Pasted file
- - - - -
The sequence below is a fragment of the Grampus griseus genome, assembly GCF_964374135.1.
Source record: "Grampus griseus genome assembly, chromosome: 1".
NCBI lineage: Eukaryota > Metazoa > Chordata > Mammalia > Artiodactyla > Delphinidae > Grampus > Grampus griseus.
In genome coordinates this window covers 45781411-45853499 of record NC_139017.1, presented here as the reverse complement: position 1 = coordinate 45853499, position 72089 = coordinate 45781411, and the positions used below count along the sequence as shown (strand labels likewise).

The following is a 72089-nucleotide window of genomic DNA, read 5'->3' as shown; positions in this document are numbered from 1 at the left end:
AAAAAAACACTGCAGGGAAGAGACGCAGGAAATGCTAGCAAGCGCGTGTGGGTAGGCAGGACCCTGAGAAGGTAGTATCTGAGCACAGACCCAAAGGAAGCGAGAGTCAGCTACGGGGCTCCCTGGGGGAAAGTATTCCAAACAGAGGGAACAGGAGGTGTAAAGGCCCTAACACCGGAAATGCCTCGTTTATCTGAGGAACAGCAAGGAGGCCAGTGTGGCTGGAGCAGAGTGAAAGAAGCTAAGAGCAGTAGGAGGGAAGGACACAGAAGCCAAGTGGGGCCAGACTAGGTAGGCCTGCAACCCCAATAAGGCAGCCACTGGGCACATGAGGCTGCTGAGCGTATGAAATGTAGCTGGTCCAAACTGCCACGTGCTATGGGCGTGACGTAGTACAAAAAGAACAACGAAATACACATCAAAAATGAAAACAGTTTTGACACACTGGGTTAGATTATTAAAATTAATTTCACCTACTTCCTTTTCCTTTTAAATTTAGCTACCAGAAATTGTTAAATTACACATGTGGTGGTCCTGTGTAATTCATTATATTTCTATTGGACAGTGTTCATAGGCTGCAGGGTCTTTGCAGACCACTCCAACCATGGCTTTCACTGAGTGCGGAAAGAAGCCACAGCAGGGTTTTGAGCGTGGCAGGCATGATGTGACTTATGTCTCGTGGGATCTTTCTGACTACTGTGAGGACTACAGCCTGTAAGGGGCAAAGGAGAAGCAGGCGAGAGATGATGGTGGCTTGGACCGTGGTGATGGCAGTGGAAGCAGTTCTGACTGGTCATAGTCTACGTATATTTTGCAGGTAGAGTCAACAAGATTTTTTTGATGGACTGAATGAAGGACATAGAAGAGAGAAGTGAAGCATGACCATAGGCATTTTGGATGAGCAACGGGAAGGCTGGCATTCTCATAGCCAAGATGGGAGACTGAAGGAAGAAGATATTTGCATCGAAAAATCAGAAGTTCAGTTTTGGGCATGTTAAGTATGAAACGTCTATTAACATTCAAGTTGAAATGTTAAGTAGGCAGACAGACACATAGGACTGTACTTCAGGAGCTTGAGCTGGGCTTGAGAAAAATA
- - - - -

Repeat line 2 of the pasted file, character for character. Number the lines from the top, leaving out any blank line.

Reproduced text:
Source record: "Grampus griseus genome assembly, chromosome: 1".